The prosecution claimed Carter, then 17, was reckless and caused his death by telling Roy to get back in the auto even though they say he didn't want to die.
Text messages sent by Carter after Roy's death implied she listened to Roy die over the phone and convinced him to go through with the suicide when he got cold feet.
The American Civil Liberties Union has denounced as unconstitutional the manslaughter conviction of a woman who sent her suicidal boyfriend a barrage of text messages urging him to kill himself.
A MA woman was convicted of involuntary manslaughter after a judge Friday ruled a barrage of text messages led to her boyfriend's suicide. "Like I don't get why you aren't", Carter wrote in a text to Roy the day he died.
Moniz set Carter free on bail until her sentencing on August 3. She was allowed to remain free on bail until then because she was a teenager at the time of the suicide. "What we see with social media and modern media is a real vagueness. did [Carter] really want [Roy] to kill himself?"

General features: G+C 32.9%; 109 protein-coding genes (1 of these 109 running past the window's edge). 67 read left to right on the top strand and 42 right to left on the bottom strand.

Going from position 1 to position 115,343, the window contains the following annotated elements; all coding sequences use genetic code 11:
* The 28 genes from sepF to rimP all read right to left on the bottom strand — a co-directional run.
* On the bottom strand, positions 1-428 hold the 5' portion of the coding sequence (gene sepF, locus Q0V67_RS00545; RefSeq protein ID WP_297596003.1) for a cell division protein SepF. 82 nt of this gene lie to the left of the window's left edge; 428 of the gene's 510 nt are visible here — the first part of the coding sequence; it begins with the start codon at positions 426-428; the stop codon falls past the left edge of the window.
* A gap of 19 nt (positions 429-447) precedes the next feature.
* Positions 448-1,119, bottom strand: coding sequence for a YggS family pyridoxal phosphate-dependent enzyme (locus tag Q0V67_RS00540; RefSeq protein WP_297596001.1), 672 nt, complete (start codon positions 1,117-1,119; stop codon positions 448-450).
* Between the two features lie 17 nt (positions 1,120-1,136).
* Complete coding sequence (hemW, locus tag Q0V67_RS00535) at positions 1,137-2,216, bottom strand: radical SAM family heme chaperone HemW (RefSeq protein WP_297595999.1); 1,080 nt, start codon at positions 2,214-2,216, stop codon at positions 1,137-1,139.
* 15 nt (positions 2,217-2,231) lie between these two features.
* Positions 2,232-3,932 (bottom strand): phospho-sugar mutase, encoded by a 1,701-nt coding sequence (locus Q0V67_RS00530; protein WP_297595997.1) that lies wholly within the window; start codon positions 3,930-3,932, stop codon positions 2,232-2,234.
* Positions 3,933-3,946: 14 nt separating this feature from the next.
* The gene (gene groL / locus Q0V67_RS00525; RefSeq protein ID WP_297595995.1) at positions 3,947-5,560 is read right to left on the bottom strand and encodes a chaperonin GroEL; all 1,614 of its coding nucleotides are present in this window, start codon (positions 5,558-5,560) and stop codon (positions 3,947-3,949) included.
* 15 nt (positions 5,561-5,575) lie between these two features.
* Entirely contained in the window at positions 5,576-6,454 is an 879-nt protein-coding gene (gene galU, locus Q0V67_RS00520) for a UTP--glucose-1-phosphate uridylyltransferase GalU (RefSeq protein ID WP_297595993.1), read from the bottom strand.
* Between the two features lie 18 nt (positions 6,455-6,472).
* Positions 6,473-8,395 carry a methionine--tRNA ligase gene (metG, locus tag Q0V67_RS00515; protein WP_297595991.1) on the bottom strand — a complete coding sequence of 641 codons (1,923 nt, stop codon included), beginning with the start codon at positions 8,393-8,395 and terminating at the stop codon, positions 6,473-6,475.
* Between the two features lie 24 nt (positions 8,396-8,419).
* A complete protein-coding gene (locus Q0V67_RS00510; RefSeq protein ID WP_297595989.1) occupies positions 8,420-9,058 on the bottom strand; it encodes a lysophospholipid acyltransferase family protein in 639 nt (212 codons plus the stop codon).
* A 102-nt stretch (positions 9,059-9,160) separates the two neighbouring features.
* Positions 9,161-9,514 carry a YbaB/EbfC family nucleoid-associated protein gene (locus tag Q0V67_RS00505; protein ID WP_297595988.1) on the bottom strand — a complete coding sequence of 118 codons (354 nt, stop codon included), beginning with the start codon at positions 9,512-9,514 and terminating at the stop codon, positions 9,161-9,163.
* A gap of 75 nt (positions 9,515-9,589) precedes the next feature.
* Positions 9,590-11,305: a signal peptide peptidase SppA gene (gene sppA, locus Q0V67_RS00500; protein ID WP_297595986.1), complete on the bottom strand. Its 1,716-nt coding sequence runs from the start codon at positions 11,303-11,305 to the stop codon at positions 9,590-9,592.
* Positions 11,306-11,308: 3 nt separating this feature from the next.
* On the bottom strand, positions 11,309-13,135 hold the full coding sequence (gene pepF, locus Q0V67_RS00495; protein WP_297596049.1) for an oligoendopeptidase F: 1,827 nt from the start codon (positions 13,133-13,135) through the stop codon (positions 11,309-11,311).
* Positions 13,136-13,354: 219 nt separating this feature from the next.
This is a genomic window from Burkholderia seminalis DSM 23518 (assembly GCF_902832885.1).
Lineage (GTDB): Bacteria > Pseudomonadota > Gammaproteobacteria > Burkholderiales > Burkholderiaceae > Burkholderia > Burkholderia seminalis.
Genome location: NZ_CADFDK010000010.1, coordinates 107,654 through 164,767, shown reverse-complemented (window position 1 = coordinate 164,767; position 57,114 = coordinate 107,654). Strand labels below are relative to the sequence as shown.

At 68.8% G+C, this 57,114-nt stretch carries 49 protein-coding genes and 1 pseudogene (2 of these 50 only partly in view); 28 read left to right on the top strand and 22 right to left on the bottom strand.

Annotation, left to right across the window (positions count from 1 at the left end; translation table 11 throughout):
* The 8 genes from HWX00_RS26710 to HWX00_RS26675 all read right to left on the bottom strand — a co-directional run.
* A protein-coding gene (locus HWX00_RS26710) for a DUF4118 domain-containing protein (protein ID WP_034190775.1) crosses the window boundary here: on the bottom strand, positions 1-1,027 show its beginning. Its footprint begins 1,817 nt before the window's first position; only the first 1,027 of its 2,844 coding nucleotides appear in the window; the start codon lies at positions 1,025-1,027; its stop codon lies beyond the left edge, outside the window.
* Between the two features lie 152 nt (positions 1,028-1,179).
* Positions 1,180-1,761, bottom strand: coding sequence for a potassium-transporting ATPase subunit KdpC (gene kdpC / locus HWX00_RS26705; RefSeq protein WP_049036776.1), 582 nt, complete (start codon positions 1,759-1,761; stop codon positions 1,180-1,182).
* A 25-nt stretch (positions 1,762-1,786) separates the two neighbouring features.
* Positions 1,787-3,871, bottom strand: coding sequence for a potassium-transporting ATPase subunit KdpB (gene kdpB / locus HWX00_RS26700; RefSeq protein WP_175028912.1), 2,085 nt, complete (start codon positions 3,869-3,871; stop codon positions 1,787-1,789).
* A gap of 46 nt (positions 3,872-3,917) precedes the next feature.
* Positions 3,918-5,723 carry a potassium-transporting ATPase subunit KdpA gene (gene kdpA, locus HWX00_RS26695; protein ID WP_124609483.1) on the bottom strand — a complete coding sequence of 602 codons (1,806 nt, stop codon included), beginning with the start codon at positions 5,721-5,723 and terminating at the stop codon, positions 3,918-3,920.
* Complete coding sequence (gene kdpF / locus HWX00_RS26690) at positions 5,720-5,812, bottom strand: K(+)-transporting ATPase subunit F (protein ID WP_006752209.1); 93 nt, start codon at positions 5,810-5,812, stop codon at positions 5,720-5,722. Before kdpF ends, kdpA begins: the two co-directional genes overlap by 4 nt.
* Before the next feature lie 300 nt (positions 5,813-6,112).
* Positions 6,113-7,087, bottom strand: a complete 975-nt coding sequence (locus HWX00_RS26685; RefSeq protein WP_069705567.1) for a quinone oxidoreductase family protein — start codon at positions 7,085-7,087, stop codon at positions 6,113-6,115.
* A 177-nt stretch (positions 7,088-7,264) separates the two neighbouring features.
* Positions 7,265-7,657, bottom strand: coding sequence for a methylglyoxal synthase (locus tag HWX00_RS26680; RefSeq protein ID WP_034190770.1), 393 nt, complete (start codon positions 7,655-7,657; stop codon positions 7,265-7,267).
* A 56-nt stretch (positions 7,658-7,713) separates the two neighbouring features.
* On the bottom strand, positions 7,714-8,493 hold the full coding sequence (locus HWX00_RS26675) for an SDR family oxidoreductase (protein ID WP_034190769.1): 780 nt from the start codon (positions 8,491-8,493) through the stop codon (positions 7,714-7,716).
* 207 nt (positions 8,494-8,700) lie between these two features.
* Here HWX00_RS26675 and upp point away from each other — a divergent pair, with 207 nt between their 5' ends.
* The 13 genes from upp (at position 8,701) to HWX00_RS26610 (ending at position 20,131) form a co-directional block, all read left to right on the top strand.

But when the carbon monoxide began to choke the life out of him, she was "virtually present" at the scene, according to the judge - holding the door shut and callously listening as he took his last painful breath.
The idea that she actually caused her boyfriend's death is the key element of involuntary manslaughter, the crime Carter stands convicted of.
It is not clear when the judge will issue his verdict. "You just keep pushing it off to another night and say you'll do it but you never do". "Instructing Mr. Roy to get back in the truck constituted wanton and reckless conduct, creating a situation where there's a high degree of likelihood that substantial harm would result". When he became sick because of the fumes, he stepped out of the truck, at which point Carter reportedly ordered him to "get back in".
"There is no law in MA making it a crime to encourage someone, or even to persuade someone, to commit suicide".
Further to this, they accused Carter of being on the phone to Roy in the moments before his passing. In response to the prosecution's statements about the impact of Carter's messages, the defense remarked that Roy had depression, and had allegedly attempted suicide on a previous occasion.